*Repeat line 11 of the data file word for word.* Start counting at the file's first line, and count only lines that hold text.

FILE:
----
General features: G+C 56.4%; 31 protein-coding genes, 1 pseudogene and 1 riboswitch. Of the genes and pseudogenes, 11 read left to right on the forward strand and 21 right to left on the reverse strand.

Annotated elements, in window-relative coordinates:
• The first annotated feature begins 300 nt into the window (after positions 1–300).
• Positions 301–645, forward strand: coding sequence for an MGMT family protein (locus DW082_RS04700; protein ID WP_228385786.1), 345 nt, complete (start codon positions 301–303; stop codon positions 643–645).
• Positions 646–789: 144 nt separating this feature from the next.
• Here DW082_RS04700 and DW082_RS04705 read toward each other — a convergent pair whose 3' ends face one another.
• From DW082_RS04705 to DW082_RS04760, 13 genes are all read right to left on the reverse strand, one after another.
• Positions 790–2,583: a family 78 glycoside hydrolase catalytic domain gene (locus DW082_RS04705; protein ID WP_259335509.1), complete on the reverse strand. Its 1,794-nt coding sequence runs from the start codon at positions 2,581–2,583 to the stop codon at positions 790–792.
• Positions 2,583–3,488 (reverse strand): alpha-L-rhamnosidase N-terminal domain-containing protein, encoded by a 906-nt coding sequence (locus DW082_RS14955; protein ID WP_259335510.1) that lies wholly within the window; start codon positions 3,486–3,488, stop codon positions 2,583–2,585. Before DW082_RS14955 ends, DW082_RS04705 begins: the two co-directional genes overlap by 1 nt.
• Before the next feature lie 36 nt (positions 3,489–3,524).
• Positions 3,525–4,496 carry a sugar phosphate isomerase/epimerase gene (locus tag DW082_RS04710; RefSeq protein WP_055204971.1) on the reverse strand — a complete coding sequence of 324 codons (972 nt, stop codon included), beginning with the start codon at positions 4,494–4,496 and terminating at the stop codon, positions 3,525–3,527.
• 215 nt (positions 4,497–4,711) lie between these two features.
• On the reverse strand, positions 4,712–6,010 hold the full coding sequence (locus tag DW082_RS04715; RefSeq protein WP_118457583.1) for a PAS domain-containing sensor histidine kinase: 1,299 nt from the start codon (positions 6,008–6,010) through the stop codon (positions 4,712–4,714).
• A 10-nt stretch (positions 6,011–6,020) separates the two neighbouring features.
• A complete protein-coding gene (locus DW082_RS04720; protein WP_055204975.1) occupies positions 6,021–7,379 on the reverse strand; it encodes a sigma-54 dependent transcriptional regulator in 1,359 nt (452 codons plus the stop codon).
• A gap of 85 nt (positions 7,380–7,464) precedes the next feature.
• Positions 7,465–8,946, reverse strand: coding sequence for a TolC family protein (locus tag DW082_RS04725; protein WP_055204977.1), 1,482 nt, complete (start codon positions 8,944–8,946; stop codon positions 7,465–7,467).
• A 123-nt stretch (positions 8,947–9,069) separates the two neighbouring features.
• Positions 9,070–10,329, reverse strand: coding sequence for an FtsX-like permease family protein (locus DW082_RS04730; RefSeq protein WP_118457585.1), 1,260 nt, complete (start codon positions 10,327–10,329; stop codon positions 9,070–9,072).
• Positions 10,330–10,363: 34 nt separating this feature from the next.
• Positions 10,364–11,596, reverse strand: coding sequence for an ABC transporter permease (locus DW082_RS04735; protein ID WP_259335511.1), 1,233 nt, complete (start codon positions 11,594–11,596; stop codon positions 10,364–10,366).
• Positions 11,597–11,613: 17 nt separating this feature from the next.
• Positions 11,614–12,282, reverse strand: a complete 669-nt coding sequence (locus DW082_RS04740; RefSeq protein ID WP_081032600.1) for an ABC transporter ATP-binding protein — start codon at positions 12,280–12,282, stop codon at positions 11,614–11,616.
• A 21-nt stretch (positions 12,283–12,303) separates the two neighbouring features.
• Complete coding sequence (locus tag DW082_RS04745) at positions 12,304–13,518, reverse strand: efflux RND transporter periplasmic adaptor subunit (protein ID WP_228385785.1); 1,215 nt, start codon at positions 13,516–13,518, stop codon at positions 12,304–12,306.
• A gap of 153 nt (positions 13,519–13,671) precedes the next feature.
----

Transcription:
• Positions 3,525–4,496 carry a sugar phosphate isomerase/epimerase gene (locus tag DW082_RS04710; RefSeq protein WP_055204971.1) on the reverse strand — a complete coding sequence of 324 codons (972 nt, stop codon included), beginning with the start codon at positions 4,494–4,496 and terminating at the stop codon, positions 3,525–3,527.